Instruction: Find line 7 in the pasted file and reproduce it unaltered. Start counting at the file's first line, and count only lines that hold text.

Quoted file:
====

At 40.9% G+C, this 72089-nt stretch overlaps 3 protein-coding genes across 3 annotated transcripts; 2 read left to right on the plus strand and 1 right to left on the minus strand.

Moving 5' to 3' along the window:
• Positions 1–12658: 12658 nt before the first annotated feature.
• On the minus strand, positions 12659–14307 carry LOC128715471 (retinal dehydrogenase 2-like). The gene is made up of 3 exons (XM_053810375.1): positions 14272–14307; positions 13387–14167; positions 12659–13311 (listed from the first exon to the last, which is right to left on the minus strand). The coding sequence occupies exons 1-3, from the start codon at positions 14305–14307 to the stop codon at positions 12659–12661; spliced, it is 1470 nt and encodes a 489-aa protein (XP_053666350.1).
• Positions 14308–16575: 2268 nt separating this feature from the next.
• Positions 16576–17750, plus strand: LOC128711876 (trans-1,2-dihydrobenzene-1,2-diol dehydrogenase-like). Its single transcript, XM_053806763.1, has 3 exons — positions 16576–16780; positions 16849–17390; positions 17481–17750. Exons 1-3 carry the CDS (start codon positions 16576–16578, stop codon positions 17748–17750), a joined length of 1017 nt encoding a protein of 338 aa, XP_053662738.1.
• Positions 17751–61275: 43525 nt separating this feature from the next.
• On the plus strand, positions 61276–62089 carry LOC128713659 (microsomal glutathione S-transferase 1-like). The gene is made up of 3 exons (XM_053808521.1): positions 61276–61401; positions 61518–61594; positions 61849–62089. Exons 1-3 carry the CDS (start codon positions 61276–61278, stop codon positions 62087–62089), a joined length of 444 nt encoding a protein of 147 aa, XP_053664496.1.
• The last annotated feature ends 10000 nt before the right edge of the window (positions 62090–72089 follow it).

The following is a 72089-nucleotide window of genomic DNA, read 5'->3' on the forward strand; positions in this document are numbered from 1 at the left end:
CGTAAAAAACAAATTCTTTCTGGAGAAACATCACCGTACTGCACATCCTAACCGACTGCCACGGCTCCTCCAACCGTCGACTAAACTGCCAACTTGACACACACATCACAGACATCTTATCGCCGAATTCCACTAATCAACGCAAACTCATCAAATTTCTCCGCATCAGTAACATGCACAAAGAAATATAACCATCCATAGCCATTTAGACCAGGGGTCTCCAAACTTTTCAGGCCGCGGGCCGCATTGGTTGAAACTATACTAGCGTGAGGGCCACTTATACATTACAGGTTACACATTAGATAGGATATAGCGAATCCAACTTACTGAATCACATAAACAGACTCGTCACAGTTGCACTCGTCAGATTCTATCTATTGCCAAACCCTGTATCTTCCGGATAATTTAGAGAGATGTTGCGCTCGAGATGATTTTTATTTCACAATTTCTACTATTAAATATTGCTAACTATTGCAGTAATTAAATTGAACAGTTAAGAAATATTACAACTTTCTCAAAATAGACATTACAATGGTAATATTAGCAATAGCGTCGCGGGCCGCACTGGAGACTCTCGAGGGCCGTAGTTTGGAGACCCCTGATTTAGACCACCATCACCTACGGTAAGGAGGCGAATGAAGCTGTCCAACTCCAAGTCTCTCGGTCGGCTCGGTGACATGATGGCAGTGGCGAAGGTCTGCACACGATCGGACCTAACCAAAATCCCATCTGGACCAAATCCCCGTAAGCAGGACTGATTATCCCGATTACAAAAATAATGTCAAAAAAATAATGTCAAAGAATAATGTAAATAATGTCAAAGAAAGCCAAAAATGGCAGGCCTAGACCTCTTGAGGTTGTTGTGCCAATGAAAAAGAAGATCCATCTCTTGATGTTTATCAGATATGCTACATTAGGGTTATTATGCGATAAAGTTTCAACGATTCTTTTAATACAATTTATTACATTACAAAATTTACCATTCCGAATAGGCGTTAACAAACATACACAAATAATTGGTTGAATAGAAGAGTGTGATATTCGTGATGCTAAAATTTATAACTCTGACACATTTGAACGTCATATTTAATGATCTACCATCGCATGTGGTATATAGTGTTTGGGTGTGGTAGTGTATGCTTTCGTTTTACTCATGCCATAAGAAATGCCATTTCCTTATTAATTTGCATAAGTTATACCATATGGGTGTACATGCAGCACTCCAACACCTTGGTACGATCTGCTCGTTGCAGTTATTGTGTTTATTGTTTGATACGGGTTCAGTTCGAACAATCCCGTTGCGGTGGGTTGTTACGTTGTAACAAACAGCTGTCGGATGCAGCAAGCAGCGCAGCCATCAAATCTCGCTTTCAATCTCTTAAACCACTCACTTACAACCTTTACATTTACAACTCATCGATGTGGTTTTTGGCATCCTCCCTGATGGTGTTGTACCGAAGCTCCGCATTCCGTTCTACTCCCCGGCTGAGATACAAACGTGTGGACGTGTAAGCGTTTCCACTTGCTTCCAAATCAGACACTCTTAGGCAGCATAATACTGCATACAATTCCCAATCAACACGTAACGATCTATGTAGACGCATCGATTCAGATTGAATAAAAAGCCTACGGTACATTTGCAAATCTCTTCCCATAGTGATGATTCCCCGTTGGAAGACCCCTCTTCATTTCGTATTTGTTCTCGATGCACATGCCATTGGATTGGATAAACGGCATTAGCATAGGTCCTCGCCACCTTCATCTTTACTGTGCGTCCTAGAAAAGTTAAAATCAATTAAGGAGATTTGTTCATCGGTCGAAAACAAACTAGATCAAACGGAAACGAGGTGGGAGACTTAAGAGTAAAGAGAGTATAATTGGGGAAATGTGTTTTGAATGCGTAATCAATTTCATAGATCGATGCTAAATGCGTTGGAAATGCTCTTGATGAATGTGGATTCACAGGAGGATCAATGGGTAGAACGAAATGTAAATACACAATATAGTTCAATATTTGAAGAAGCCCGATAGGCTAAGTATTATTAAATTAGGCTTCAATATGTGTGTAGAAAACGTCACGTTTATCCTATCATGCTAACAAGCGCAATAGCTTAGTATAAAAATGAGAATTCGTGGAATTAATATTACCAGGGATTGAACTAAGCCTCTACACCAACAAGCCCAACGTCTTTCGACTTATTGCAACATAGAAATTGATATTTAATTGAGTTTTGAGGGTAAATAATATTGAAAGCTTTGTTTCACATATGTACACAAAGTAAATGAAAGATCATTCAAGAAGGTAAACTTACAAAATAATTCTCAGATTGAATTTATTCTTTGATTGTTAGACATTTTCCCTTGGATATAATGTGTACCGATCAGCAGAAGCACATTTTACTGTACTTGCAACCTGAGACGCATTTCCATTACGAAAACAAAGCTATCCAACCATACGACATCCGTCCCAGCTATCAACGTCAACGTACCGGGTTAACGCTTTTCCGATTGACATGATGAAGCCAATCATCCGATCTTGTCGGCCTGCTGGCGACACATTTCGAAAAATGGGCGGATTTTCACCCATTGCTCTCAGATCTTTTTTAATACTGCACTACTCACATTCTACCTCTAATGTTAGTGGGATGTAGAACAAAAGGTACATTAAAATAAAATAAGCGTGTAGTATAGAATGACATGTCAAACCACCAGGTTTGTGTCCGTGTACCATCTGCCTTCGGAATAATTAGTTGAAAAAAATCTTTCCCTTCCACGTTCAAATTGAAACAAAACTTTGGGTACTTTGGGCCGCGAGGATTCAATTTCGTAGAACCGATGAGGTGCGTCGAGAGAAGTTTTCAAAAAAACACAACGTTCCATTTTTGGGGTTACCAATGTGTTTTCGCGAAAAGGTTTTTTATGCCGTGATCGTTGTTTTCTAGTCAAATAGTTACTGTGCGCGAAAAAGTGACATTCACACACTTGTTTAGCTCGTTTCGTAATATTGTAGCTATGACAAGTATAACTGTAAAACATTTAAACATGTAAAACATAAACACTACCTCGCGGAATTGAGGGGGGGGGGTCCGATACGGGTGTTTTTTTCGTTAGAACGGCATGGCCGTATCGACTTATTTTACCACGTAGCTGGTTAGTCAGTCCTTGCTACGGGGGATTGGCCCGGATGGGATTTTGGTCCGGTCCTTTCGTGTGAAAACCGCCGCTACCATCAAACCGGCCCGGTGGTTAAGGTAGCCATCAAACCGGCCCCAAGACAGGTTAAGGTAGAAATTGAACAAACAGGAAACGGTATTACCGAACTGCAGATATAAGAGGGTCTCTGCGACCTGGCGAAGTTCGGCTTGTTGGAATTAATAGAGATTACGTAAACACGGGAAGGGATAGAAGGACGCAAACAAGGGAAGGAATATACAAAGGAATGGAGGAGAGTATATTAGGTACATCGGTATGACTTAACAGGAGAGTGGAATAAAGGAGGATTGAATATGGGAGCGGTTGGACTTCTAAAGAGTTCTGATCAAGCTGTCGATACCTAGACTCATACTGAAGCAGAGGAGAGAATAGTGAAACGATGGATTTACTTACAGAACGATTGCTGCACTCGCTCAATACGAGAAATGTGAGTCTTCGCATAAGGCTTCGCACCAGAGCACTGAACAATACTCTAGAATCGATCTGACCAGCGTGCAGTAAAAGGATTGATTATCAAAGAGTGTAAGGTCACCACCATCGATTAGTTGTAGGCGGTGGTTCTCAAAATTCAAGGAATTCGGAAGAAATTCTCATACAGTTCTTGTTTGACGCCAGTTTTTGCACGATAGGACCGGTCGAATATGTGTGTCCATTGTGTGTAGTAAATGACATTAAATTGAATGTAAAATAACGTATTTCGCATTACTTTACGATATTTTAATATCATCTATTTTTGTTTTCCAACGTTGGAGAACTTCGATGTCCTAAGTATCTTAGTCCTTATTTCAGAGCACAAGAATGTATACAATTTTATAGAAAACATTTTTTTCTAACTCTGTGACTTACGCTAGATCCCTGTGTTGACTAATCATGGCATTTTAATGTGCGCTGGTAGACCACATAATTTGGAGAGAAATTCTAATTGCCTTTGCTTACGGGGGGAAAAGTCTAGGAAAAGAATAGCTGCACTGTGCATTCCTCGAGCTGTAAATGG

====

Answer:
• Positions 17751–61275: 43525 nt separating this feature from the next.